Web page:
Culture is a curious corporate asset; often the scapegoat when a company fails, but rarely able to be clearly articulated and ‘bottled’ to drive success. Yet we all know companies who seem to have struck upon a secret cultural recipe, for instance Atlassian, GE, Google, Seek, and Apple. These companies have patterns of behaviour, deeply held values, organisational structure, communication style, and space and time for staff to engage in ritual activities that give their culture a self-sustaining life.

Leadership and culture work together, but culture sticks around

There is no doubt that leaders with a human touch, who appreciate the value of the talent housed within their employee community, can harness the power of an innovation culture to consistently deliver new products, services and customer experiences. However, the fact is, that the average tenure of a CEO in OECD countries is down to a little more 4 years. Good, strong leadership is necessary but insufficient in and of itself to build an innovation culture that can endure for decades.

The renowned culture specialist Carolyn Taylor tells us that organisational culture is created by the messages we receive about what is valued. These messages are transmitted, in particular, through the behaviour of leaders, the symbols of how the company’s time and money is spent, and the systems that govern decision-making and operations.

Technology as a cultural enabler

The good news is that technology can help join the missing link between leadership and culture, and in doing so, drive corporate growth and renewal.

However, in my experience of leading innovation and business transformation across companies, industries and continents, I have learned:

  • We can't do technology change successfully without considering the cultural context of the organisation. If the technology is not culturally compatible, it will simply be defeated by the organisation's ‘immune system’ response.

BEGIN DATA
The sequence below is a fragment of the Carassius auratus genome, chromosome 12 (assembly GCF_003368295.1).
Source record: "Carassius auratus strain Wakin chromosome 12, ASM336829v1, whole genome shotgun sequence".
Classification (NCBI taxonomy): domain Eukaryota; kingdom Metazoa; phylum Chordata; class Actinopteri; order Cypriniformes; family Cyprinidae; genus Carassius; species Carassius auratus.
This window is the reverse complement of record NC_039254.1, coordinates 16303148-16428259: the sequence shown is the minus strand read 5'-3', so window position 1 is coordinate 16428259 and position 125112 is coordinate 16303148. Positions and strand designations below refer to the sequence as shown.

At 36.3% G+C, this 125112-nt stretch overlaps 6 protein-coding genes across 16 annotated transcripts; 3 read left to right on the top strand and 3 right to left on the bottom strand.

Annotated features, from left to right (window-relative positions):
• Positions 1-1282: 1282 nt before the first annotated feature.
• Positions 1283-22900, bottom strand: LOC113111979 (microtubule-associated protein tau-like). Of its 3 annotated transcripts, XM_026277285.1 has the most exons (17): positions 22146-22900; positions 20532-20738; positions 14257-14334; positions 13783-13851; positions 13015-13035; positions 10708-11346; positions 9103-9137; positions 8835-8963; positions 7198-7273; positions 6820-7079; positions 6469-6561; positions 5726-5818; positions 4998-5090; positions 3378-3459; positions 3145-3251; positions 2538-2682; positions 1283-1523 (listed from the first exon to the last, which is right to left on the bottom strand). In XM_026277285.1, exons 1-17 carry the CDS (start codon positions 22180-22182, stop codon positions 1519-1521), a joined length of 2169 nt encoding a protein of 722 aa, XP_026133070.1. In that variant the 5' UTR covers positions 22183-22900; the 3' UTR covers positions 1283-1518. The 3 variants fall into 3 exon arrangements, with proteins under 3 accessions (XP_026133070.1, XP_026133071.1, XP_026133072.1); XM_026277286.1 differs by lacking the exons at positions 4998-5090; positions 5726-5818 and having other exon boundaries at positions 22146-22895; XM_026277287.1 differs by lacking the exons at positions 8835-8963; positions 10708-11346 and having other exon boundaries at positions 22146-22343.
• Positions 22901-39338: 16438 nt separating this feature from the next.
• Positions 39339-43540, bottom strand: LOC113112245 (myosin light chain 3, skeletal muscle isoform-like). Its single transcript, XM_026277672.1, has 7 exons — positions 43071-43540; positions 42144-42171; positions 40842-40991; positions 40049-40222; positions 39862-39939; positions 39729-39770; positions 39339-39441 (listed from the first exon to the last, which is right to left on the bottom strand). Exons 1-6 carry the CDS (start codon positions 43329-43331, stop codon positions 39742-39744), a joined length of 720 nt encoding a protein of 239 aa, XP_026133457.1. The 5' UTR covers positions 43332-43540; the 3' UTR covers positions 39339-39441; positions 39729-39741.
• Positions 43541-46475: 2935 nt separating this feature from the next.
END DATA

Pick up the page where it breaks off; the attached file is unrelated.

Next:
• We can't do cultural change successfully without considering the technology framework in which the organisation operates. Exhorting people to change their mindsets and behaviour, but leaving them to fight with systems that force them to do otherwise, is merely wishful thinking.
  • We can accelerate desired cultural change through intelligently harnessing technology, using it to attune behaviour, symbols and systems in line with our chosen business strategy.
  • We can leverage culture as a powerful driver of technological innovation.

Harvard Business School Professor John Kotter has described culture as the most powerful lever with which to drive performance. I think it is equally powerful in driving change and innovation. Only culturally astute leaders are likely to deliver the typical transformation agenda being asked of them by their staff, customers and shareholders. Rather than rely solely on their ability to connect with people personally, leaders of large organisations need to intelligently leverage a wide range of technology to make a lasting cultural impact.

Cultural technology: more than just hardware and software

Leadership today requires a demanding mix of IQ, EQ and CQ; creative intelligence. This is no mean feat, but I see it as exactly the opportunity leaders need to harness technology and create a culture that drives business innovation and performance. Over the past decade, I have worked with a range of powerful ‘cultural technology’ tools:

  • Storytelling: In the narrative form or via graphic recording and visualisation, now even more potent with animation, film and gamification possibilities, amplified by online sharing tools.
  • Design thinking: In the spirit of business and technology incubation, using design labs and agile approaches for technology and service offering development.
  • Social networks: Chatter, Yammer, Slack and other online tools enable immediate sharing of ideas, interests and information on a massive scale.
  • Closed-loop feedback: Reflecting back to people in near real-time the impacts of their behaviour. This has been very successful in reducing energy consumption, and can now enable quick ‘pulse checks’ around culture and engagement that can be holding a mirror up for leaders every day.
  • Experiential learning: Simultaneously building skills, developing change plans and learning while doing, as I have done with the ‘Walking the Talk’ culture management framework and the ‘Shackleton’s Way’ leadership development program in Antarctica.

Leaders must aim to leave a lasting cultural impact

Leaders have a golden opportunity to leverage these powerful tools of ‘cultural technology’, and to apply them across larger internal and external audiences, more frequently and with greater precision. It’s the ability to deal with the cultural bedrock of organisations—the ruling mindsets and attitudes that govern why people do what they do—that is the key to unlocking the value of technology and building a lasting leadership legacy.